Recently, several prominent trainers and riders have discussed how the discipline of show jumping has changed, and it has.

Prior to 1950, American show jumping, with its standing martingales and rub classes without time allowed, was a vastly different sport than the one practiced in Europe. Then in the 1970s, Jerry Baker and Gene Mische, along with the renowned course designer Pamela Carruthers, brought European style grand prix jumping to the United States, and U.S. show jumping embarked on a meteoric rise. The Cleveland Grand Prix and the Tampa Invitational (Fla.) introduced width, water, walls, combinations and banks to our grand prix riders.

Many barns built simulated natural obstacles at home, and the professionals at that time had to learn how to ride, train and jump them. Double ditches, slides, tables, devil’s dykes and open waters were all routine jumps in our day. Starting in the 1970s, the American Grand Prix Association developed a year-long series of events across the country. The fences were big, the water wide, and the riding was physical.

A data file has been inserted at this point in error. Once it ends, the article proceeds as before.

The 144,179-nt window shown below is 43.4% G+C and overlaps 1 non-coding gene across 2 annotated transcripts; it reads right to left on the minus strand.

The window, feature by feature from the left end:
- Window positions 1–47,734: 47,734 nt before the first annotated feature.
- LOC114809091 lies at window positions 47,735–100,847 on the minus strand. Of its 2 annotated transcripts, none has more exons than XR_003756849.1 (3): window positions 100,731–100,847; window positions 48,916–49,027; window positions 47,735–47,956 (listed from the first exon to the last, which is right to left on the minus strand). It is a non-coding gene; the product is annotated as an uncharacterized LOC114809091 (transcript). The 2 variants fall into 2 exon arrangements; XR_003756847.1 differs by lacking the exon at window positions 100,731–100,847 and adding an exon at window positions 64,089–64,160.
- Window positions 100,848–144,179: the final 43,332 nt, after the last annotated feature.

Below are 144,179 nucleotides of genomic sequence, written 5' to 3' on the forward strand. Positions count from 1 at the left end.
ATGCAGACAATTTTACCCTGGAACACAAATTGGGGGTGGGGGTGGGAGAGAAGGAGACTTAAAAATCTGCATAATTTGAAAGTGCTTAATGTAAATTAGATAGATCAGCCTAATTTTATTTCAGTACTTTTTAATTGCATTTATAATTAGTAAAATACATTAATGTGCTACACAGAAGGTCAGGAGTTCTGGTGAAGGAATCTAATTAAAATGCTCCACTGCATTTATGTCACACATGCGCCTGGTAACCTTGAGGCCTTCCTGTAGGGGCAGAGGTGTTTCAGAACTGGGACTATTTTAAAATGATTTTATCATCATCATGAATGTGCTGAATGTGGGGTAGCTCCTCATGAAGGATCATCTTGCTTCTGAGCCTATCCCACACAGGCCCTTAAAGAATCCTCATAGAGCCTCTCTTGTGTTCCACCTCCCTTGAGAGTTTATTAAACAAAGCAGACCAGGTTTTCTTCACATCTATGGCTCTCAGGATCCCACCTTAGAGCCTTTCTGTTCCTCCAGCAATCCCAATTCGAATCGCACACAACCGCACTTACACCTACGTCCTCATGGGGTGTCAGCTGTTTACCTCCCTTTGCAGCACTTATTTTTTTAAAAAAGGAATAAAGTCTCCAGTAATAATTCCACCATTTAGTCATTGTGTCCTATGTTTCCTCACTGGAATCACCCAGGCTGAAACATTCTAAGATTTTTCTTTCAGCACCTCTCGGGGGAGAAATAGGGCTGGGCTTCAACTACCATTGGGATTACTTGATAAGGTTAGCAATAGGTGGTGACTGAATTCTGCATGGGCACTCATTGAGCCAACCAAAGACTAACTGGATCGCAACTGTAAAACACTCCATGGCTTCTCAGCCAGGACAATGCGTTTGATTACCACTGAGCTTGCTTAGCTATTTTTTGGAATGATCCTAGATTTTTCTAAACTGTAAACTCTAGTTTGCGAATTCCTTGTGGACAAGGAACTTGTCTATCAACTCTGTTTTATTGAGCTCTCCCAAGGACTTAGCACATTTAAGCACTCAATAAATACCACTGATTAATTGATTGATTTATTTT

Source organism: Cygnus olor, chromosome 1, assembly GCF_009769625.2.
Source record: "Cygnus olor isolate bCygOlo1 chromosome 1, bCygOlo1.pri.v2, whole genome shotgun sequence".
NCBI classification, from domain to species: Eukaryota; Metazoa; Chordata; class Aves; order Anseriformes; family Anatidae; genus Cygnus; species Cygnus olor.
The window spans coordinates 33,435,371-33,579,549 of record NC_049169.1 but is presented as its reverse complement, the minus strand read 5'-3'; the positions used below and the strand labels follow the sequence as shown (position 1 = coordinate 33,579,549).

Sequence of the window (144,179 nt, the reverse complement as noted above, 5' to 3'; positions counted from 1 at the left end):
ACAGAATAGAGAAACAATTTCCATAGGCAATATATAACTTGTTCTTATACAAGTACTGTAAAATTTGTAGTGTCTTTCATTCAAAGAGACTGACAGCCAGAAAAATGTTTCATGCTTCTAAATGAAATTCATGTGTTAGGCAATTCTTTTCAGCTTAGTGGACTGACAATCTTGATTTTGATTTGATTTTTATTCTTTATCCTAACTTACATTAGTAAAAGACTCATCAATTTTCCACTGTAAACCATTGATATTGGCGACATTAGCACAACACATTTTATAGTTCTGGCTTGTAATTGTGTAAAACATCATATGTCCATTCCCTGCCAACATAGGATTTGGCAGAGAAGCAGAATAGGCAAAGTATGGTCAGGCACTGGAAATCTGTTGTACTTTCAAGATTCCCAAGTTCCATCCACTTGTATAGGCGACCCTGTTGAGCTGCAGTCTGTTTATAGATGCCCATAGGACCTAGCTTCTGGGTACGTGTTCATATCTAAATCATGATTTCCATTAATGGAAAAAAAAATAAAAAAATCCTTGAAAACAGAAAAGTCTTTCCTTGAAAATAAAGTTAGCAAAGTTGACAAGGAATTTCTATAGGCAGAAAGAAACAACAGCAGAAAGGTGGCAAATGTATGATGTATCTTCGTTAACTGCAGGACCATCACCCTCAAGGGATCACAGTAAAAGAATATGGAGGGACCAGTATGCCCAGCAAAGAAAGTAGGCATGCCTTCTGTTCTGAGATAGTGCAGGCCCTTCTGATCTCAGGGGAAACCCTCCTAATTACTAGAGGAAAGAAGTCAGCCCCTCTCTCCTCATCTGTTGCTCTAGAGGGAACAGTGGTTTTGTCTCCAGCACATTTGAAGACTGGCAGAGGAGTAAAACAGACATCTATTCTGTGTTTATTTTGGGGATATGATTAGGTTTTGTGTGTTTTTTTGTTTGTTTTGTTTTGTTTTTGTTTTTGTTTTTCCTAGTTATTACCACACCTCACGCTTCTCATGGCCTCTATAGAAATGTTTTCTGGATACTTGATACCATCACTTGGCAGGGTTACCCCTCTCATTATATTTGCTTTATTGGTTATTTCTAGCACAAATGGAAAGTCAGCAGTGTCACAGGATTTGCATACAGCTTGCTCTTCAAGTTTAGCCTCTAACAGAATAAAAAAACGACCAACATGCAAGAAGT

The American Invitational and the International Jumping Derby in Rhode Island, modeled after the Hickstead and Hamburg Derbies in Europe, tested the scope and courage of riders and horses. Today, I doubt any one of our U.S. grand prix riders could jump a clear round over that course. In fact, how many of our country’s riders have even successfully competed in the Hickstead Derby, the Hamburg Derby or the Helsinki Derby in the last five years? I would venture to guess you could count the answer on your fingers. Only Spruce Meadows (Canada) has maintained the standards of jumping that we used to have in the United States and that we were exposed to by Baker, Mische and Carruthers. There are no slides or bank jumps in our grand prix classes today. Few grand prix events still use the water jump, and I can only think of two venues that have shallow ditch jumps. Our younger riders today don’t have the necessary experience, toughness and knowledge to jump those courses. They may tell you that their horses are too valuable or too good to risk injury in such an event. That is not true. The horses today are no more valuable in relative terms today than ours were then, and their legs were no less susceptible to injury back then. Read more in the full article text below!